And here as in a scripture looking-glass, we may see our own faces; have we not many now-a-days seemingly zealous against popery? If they see a cross, (though it be in a coat of arms), they are much offended, and are in a kind of convulsion: but in the mean time make no conscience of sacrilege, starving out the ministry, they put out the fire on God’s altar, shut the doors of his temple; is not this visible hypocrisy? There are some, it may be, will not be heard to swear, it will not stand with their saintship; (this were to call the devil father aloud,) but they will defraud and defame, which is a sin they can never satisfy for; take away a man’s name, what mends can you make him? It is no better than murder; and if these be saints, there are as good saints in hell.

The second character of a hypocrite is that he makes religion a mask to cover his sin. Herod pretended to worship Christ, but his zeal was no other than malice, for it was to have destroyed him. Thus oft bad purposes lie hid under good pretenses. Jezebel, that she may dissemble her murderous intentions, proclaims a fast. Absalom, to color over his treason, pretends a religious vow. How cunning is the heart to go to hell; sometimes covetousness pretends conscience; Judas fisheth for money under a pretence of religion, ‘This ointment might have been sold for three hundred pence, and given to the poor,’ John 12.5. How charitable Judas was! But his charity began at home, for he carried the bag. Many make religion a cloak for their ambition, ‘Come, see my zeal, saith Jehu, for the Lord.’ 1 Kings 10.16. No, Jehu, thy zeal was for the kingdom. It was not zeal, but state-policy. Jehu made religion hold the stirrup till he got possession of the crown; here was double-dyed hypocrisy. (“God’s Anatomy Upon Man’s Heart”)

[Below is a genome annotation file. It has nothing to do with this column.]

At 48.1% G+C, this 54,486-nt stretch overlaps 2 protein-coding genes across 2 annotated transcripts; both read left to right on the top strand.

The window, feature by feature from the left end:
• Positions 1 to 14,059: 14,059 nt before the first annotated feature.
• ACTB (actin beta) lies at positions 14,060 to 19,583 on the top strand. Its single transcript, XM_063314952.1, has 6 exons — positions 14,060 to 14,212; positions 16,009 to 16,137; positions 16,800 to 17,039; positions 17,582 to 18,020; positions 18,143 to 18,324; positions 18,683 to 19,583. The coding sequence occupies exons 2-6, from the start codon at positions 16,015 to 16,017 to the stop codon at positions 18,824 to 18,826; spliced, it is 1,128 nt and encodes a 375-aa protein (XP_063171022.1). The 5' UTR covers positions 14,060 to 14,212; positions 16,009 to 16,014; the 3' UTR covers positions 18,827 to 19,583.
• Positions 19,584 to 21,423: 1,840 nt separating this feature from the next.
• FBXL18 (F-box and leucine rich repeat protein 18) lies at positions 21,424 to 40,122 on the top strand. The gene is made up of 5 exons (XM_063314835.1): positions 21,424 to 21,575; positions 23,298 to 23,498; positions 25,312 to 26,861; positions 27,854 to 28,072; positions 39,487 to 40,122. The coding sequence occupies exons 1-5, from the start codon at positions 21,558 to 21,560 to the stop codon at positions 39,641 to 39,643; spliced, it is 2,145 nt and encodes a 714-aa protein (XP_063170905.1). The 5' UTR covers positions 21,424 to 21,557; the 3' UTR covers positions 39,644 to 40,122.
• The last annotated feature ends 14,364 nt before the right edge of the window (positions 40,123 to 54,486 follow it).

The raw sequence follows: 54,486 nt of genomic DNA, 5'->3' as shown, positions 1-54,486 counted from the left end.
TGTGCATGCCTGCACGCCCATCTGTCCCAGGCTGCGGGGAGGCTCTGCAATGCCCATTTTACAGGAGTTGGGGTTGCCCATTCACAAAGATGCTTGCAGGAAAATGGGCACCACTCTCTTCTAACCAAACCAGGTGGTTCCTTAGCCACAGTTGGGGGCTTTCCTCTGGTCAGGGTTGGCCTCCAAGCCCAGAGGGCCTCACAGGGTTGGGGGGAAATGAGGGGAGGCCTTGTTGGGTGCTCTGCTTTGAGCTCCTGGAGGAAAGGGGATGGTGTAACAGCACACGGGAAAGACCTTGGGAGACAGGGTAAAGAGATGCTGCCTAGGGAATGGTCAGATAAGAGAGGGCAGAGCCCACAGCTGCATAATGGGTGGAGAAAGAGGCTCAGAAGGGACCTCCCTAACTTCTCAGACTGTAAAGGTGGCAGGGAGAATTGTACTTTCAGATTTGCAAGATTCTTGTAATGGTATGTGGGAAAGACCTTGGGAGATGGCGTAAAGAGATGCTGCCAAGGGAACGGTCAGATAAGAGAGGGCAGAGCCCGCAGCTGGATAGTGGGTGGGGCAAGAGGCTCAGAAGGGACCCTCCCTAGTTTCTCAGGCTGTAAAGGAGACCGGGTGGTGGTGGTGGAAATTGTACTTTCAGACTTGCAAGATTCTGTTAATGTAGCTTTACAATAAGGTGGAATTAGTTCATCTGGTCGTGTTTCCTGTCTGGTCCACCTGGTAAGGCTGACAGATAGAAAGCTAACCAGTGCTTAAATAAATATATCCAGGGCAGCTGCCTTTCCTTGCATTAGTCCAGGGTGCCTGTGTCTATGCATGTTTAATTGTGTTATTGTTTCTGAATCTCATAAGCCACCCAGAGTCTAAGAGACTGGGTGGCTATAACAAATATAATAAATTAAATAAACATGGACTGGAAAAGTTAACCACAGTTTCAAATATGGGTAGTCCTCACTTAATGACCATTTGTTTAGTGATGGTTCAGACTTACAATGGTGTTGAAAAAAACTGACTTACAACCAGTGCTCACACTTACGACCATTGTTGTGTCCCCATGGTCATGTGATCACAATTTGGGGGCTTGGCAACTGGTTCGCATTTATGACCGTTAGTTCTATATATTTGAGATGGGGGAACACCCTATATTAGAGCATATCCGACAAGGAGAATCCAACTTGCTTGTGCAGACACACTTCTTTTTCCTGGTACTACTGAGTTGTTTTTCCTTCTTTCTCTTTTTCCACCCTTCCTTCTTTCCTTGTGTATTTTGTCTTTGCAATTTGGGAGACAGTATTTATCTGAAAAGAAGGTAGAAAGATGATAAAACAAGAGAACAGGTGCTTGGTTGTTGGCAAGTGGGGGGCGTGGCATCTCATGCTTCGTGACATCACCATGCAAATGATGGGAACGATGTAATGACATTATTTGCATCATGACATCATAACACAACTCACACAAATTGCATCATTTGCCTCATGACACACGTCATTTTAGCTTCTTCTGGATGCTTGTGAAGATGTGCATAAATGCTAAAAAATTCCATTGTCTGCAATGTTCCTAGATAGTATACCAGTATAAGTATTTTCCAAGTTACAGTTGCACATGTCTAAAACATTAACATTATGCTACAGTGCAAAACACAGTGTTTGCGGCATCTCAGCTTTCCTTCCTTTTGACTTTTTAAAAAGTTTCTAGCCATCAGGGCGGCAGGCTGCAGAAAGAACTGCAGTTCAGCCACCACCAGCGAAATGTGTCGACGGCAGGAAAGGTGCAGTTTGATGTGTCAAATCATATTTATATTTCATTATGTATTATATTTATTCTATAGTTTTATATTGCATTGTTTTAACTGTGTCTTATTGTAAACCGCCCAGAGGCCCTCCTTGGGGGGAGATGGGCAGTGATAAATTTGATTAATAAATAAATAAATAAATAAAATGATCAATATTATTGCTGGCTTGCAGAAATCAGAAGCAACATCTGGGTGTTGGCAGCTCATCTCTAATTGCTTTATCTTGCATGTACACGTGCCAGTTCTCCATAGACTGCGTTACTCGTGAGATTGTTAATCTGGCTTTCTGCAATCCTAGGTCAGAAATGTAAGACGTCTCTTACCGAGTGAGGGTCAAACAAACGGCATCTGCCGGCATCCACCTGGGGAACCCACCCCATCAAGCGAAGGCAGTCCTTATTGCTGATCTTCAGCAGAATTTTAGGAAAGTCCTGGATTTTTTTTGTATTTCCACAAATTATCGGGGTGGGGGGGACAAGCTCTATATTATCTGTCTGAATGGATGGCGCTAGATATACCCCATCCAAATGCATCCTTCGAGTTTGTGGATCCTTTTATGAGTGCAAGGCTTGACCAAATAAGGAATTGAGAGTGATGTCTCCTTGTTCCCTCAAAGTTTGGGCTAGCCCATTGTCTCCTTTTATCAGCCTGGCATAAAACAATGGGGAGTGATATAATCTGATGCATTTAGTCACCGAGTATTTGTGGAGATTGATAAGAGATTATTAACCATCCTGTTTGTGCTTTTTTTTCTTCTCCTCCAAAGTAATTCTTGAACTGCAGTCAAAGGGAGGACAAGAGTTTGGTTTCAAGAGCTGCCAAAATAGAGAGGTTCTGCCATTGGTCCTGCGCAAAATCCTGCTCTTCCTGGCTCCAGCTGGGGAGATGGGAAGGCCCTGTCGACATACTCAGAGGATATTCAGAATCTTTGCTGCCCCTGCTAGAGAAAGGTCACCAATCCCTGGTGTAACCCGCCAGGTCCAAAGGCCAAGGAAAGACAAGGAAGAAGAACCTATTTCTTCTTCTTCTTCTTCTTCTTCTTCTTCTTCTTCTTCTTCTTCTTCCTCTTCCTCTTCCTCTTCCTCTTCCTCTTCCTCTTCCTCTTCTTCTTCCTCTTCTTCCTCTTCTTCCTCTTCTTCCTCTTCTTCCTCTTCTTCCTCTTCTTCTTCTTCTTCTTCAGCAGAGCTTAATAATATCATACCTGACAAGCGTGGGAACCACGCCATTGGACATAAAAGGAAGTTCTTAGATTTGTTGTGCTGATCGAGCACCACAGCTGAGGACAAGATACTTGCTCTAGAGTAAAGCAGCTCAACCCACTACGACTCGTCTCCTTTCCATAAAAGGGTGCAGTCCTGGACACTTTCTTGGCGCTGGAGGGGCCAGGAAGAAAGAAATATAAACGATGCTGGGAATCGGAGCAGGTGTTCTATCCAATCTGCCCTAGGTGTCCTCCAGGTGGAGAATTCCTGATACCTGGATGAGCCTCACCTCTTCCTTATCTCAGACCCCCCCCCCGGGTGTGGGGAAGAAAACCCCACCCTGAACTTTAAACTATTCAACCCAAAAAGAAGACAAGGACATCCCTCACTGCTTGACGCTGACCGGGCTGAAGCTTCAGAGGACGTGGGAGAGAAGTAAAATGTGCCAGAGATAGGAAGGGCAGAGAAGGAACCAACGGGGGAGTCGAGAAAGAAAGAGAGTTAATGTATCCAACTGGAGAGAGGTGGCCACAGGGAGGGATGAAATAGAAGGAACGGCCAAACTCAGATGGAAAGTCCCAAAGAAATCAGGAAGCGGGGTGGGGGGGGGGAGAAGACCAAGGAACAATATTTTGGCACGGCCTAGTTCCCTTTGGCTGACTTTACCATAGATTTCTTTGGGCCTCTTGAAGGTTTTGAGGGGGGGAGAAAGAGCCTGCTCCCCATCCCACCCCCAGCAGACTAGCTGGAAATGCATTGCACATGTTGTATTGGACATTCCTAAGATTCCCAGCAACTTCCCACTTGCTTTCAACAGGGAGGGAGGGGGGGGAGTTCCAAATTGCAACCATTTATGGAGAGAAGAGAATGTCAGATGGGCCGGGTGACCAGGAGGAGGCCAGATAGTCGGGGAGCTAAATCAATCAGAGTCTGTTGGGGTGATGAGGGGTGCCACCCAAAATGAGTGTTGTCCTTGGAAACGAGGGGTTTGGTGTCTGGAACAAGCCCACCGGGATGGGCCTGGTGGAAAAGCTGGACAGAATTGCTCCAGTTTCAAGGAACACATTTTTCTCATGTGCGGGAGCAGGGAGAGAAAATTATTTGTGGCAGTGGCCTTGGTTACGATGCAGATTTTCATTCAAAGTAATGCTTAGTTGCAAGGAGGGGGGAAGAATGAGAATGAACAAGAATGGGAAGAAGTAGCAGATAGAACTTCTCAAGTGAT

Christ Is Not Ashamed To Call Us Brothers

Jesus Christ died on the cross for the sins of those whom the Father gave him. He opened up the way of eternal life for all who are called his brothers. Martin Luther explains:

The author of the Epistle to the Hebrews has grasped the words of Ps 22,23 and taken them well to heart, when he says of Christ: “For which cause he is not ashamed to call them brethren, saying, I will declare thy name unto my brethren, in the midst of the congregation will I sing thy praise.” Heb 2,11-12. If any worldly lord were to condescend so low as to say to a thief, or a murderer or to a low French character, Thou art my brother; that would be a great thing and everyone would be amazed at it; but that this King, who in his glory sits at the right hand of God, his Father, says to a poor sinner: Thou art my brother, that no one takes to heart, no one receives it in earnest, and yet on that hangs our highest comfort and courage against sin, death, Satan, hell, law, and against all misfortune, both of the body and of the soul.